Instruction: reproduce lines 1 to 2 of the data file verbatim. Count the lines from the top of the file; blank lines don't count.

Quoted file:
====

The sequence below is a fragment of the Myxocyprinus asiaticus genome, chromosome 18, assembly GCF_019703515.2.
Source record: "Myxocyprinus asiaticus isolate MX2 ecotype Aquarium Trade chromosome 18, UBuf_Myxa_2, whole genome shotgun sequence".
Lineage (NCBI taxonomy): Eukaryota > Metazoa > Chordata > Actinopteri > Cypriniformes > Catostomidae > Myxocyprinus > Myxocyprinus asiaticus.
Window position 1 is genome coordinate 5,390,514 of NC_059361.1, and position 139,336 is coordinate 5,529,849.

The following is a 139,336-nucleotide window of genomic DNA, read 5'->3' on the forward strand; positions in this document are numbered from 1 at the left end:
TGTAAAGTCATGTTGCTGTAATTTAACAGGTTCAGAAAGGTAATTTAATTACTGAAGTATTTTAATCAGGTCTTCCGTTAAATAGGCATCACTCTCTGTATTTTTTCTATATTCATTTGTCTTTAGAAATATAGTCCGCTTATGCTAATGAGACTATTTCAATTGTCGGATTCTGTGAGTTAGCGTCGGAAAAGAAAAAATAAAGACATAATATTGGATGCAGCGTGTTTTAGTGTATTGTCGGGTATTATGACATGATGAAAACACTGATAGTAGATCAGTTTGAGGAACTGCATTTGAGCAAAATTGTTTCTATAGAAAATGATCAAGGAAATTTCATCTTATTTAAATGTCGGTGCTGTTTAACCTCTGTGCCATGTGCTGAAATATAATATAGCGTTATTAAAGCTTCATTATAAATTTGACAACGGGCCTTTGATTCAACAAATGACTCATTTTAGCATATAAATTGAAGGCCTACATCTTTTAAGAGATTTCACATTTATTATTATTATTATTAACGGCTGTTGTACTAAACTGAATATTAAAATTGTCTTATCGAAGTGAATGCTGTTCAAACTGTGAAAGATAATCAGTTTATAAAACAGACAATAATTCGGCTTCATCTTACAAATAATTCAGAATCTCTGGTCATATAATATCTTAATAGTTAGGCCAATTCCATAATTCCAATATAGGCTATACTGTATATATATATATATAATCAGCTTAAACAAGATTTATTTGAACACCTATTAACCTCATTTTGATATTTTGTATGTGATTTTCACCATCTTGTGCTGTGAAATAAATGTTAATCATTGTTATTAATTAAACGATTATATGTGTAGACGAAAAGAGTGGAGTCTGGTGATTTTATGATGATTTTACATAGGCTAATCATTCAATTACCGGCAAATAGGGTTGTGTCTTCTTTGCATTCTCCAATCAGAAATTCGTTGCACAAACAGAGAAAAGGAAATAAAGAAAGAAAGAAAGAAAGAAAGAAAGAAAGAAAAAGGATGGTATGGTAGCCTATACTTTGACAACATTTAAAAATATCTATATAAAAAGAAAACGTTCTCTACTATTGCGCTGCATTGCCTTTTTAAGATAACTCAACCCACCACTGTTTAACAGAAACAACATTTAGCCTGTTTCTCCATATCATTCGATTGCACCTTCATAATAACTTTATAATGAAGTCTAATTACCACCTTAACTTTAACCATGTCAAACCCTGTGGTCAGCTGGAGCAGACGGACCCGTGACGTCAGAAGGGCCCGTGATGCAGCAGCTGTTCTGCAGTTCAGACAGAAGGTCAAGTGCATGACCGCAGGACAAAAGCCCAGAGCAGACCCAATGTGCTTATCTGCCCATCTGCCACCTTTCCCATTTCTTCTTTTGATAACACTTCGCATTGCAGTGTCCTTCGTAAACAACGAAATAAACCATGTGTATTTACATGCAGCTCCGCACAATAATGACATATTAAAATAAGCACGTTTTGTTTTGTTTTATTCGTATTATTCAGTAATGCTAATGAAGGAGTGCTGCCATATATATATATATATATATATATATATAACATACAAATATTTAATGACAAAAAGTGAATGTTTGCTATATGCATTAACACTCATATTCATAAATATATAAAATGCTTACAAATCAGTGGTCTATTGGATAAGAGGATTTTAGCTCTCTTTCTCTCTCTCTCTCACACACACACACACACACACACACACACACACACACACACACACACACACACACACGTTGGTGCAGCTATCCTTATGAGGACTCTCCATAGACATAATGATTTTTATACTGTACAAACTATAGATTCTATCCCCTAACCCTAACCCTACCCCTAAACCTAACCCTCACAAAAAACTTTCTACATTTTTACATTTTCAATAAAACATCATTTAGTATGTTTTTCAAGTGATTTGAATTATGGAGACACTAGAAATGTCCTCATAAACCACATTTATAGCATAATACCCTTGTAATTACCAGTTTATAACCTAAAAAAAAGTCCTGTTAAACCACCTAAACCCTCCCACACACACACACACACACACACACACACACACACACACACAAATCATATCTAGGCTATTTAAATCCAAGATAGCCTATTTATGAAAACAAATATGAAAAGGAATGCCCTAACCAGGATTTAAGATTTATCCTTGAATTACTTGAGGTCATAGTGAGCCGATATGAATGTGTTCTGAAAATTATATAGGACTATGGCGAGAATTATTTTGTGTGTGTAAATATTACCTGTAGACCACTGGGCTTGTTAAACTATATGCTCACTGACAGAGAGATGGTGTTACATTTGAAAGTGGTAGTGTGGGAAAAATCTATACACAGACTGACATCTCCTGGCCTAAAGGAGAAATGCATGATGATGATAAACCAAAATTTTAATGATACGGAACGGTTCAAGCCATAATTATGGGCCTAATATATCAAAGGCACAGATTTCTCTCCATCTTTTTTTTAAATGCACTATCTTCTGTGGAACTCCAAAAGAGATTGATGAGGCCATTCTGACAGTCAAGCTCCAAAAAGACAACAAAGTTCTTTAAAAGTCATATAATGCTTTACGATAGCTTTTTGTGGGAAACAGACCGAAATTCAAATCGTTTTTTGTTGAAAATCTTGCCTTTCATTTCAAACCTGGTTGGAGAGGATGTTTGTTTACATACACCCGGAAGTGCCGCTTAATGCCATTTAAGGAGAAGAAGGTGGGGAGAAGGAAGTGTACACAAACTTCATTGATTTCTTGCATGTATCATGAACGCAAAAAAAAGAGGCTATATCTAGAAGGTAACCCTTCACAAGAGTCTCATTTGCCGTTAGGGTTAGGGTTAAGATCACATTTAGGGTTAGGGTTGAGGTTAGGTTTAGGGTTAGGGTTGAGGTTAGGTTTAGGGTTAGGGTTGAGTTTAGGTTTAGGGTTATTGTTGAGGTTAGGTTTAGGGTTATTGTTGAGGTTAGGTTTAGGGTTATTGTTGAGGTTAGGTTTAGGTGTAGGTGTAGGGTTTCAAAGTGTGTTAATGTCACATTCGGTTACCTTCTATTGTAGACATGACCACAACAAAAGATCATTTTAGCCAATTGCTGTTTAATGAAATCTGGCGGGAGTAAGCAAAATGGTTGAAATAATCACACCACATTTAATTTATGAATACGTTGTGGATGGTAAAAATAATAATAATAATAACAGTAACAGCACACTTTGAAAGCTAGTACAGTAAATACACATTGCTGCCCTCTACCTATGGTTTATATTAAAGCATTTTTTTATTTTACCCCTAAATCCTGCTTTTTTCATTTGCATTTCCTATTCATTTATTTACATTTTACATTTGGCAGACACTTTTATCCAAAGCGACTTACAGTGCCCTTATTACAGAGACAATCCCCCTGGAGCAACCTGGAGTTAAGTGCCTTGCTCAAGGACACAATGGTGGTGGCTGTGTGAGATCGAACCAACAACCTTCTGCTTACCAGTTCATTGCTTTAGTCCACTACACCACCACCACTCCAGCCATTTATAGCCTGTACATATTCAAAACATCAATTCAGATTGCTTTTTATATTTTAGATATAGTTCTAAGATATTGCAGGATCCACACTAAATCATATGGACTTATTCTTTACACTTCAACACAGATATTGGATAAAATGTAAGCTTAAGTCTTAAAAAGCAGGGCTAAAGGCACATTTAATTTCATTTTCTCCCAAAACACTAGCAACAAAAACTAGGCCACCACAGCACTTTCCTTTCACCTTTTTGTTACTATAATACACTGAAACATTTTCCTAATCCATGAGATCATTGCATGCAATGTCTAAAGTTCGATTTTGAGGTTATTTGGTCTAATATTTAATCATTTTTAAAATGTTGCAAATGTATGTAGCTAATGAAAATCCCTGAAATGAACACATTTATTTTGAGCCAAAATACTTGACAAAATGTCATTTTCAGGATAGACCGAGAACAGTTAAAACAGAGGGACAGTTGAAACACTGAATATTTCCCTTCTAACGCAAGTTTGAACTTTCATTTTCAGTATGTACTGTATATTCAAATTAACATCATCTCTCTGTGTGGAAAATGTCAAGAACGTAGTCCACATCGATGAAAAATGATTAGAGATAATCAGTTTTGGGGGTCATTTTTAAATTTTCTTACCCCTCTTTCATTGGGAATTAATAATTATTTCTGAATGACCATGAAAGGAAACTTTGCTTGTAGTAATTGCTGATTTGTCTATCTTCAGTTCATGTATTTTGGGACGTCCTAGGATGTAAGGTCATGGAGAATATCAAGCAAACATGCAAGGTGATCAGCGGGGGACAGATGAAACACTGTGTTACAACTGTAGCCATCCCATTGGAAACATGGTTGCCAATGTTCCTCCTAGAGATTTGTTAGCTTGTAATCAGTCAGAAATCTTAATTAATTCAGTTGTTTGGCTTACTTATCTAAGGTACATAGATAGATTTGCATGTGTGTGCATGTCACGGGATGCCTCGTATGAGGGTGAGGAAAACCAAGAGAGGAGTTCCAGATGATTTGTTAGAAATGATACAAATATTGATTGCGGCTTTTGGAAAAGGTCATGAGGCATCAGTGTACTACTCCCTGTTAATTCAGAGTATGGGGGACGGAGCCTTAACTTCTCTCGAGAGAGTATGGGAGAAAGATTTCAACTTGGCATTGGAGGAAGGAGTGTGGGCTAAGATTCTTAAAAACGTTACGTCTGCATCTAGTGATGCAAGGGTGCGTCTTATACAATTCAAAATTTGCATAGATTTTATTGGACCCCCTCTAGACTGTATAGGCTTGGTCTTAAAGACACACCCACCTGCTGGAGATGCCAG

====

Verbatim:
The sequence below is a fragment of the Myxocyprinus asiaticus genome, chromosome 18, assembly GCF_019703515.2.
Source record: "Myxocyprinus asiaticus isolate MX2 ecotype Aquarium Trade chromosome 18, UBuf_Myxa_2, whole genome shotgun sequence".